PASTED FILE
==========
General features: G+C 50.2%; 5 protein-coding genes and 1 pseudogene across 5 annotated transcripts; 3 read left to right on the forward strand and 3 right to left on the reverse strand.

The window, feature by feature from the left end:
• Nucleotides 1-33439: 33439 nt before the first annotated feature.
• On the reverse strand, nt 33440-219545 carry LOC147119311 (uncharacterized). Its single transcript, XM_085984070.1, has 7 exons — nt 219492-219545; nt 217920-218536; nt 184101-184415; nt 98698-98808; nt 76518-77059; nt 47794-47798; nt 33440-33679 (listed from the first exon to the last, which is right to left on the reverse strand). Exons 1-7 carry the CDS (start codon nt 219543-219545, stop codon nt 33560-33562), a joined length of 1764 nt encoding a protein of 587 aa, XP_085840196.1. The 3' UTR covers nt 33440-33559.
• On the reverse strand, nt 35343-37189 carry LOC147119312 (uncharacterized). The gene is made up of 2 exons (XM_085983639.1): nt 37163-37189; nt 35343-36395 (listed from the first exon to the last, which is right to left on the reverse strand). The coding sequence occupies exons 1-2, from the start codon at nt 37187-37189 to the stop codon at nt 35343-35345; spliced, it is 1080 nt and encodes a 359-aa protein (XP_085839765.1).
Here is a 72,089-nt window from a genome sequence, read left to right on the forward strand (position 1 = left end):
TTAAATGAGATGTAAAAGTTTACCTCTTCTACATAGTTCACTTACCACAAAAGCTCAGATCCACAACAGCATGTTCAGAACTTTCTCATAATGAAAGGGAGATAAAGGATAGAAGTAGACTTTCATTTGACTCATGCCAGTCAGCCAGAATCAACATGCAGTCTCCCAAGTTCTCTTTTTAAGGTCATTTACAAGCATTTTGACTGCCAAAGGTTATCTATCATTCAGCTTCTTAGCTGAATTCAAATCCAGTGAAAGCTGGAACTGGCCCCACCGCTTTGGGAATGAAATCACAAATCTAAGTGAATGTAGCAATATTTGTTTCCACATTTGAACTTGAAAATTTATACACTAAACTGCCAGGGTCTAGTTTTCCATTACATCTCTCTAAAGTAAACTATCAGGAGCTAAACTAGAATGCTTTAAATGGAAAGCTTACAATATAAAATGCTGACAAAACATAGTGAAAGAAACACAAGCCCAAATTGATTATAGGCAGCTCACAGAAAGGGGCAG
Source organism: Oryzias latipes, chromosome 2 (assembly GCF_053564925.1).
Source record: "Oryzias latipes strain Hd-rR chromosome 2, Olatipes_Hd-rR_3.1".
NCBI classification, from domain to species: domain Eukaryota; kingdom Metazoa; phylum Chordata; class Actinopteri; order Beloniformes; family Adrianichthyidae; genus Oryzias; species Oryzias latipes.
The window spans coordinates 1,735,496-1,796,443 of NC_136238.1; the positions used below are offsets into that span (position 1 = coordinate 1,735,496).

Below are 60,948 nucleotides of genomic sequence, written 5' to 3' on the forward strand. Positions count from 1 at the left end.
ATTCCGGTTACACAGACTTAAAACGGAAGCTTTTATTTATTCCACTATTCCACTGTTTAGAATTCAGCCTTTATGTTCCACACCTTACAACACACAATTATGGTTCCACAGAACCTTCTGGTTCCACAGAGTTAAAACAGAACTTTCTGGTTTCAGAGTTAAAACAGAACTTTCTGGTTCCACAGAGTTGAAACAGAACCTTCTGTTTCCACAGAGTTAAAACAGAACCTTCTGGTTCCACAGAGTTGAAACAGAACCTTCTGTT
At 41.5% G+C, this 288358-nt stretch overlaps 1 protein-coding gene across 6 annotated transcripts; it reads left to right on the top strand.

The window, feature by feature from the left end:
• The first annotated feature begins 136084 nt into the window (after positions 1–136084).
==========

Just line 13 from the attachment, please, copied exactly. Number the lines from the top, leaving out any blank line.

ATTCCGGTTACACAGACTTAAAACGGAAGCTTTTATTTATTCCACTATTCCACTGTTTAGAATTCAGCCTTTATGTTCCACACCTTACAACACACAATTATGGTTCCACAGAACCTTCTGGTTCCACAGAGTTAAAACAGAACTTTCTGGTTTCAGAGTTAAAACAGAACTTTCTGGTTCCACAGAGTTGAAACAGAACCTTCTGTTTCCACAGAGTTAAAACAGAACCTTCTGGTTCCACAGAGTTGAAACAGAACCTTCTGTT